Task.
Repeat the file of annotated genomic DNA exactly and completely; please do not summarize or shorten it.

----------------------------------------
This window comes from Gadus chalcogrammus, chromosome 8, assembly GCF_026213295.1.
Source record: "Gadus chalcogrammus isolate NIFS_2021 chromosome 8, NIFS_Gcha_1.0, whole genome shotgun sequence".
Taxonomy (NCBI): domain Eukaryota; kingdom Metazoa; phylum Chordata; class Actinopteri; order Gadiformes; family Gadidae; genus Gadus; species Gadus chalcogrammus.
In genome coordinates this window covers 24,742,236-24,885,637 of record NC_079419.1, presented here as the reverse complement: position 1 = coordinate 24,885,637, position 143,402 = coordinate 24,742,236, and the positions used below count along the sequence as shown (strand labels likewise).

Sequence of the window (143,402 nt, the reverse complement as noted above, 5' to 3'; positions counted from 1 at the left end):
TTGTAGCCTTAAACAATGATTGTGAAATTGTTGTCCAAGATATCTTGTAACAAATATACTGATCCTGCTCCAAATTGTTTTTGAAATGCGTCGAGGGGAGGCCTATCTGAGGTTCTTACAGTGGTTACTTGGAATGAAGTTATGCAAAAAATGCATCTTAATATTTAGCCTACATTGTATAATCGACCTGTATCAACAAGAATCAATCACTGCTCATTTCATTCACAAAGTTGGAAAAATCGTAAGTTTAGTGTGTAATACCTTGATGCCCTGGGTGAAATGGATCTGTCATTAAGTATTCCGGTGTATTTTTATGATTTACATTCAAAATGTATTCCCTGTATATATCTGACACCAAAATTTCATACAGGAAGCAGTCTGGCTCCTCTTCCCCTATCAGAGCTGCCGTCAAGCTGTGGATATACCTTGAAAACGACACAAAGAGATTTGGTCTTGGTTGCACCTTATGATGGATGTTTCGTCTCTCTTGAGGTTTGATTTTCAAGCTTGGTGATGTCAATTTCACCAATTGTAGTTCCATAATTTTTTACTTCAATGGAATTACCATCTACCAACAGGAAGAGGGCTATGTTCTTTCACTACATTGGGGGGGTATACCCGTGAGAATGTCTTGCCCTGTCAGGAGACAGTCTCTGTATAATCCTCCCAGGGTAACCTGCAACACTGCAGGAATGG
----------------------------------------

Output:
This window comes from Gadus chalcogrammus, chromosome 8, assembly GCF_026213295.1.
Source record: "Gadus chalcogrammus isolate NIFS_2021 chromosome 8, NIFS_Gcha_1.0, whole genome shotgun sequence".
Taxonomy (NCBI): domain Eukaryota; kingdom Metazoa; phylum Chordata; class Actinopteri; order Gadiformes; family Gadidae; genus Gadus; species Gadus chalcogrammus.
In genome coordinates this window covers 24,742,236-24,885,637 of record NC_079419.1, presented here as the reverse complement: position 1 = coordinate 24,885,637, position 143,402 = coordinate 24,742,236, and the positions used below count along the sequence as shown (strand labels likewise).

Sequence of the window (143,402 nt, the reverse complement as noted above, 5' to 3'; positions counted from 1 at the left end):
TTGTAGCCTTAAACAATGATTGTGAAATTGTTGTCCAAGATATCTTGTAACAAATATACTGATCCTGCTCCAAATTGTTTTTGAAATGCGTCGAGGGGAGGCCTATCTGAGGTTCTTACAGTGGTTACTTGGAATGAAGTTATGCAAAAAATGCATCTTAATATTTAGCCTACATTGTATAATCGACCTGTATCAACAAGAATCAATCACTGCTCATTTCATTCACAAAGTTGGAAAAATCGTAAGTTTAGTGTGTAATACCTTGATGCCCTGGGTGAAATGGATCTGTCATTAAGTATTCCGGTGTATTTTTATGATTTACATTCAAAATGTATTCCCTGTATATATCTGACACCAAAATTTCATACAGGAAGCAGTCTGGCTCCTCTTCCCCTATCAGAGCTGCCGTCAAGCTGTGGATATACCTTGAAAACGACACAAAGAGATTTGGTCTTGGTTGCACCTTATGATGGATGTTTCGTCTCTCTTGAGGTTTGATTTTCAAGCTTGGTGATGTCAATTTCACCAATTGTAGTTCCATAATTTTTTACTTCAATGGAATTACCATCTACCAACAGGAAGAGGGCTATGTTCTTTCACTACATTGGGGGGGTATACCCGTGAGAATGTCTTGCCCTGTCAGGAGACAGTCTCTGTATAATCCTCCCAGGGTAACCTGCAACACTGCAGGAATGG